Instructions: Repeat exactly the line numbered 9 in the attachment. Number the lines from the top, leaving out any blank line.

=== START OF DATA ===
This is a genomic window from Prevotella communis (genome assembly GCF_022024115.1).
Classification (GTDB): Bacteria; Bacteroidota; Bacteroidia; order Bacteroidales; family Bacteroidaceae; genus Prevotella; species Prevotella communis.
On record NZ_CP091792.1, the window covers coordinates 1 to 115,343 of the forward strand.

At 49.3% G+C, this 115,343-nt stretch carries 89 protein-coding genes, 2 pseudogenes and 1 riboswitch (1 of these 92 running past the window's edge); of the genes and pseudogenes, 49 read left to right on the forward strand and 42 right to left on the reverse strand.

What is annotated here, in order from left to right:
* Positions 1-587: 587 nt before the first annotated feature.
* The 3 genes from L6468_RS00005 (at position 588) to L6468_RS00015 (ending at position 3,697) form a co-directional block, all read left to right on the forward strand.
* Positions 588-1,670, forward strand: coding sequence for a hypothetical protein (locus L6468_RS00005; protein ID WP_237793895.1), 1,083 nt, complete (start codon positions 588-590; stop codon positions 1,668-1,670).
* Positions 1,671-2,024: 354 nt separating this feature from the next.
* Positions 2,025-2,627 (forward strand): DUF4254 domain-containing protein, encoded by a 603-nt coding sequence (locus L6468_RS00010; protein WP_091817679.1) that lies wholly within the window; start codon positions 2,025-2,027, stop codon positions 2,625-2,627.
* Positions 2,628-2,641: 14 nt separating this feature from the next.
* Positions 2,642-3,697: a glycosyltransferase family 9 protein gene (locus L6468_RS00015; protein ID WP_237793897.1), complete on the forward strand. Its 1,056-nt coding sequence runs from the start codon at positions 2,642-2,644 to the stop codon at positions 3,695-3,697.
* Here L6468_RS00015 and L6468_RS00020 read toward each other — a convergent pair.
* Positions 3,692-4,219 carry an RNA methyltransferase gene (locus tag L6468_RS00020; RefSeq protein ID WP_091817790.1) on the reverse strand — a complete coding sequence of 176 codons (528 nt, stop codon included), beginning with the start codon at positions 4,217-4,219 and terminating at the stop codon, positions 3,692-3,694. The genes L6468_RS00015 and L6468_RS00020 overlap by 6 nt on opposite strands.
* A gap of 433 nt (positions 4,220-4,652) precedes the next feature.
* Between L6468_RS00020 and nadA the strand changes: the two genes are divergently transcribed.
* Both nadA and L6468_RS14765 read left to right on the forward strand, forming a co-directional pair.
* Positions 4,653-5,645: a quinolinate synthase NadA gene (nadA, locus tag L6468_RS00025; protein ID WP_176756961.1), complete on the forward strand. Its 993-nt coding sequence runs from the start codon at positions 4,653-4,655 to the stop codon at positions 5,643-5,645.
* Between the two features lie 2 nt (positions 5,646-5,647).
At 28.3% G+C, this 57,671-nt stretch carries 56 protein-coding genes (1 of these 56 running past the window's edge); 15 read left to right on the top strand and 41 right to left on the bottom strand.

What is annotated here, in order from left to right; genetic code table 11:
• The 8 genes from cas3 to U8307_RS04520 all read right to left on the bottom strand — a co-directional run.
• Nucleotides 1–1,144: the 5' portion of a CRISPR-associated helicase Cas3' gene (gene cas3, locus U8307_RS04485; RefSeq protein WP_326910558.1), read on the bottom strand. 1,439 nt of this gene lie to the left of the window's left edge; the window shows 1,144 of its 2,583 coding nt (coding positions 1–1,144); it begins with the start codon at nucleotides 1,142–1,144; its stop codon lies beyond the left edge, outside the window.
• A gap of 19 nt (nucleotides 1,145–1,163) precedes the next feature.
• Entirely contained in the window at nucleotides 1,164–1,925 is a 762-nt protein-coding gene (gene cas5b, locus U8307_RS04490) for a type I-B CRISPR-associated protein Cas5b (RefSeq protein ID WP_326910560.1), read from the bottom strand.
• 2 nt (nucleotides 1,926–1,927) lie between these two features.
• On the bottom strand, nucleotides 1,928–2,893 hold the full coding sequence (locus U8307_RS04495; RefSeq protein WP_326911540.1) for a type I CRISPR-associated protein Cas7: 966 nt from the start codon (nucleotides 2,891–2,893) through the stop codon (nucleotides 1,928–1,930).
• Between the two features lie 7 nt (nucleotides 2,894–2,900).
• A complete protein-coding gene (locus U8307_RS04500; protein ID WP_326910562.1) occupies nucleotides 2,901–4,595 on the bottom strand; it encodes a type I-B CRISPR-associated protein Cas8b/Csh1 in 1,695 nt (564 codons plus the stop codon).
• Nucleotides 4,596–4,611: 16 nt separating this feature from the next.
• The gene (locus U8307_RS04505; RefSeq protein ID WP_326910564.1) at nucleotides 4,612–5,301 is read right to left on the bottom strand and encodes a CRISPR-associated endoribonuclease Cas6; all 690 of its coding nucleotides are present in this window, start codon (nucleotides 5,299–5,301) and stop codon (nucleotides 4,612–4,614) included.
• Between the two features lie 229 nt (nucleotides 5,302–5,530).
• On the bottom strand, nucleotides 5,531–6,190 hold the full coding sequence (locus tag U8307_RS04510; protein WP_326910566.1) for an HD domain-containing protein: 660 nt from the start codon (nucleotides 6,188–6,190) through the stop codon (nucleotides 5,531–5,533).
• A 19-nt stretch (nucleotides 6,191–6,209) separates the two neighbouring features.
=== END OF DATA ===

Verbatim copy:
* Positions 1,671-2,024: 354 nt separating this feature from the next.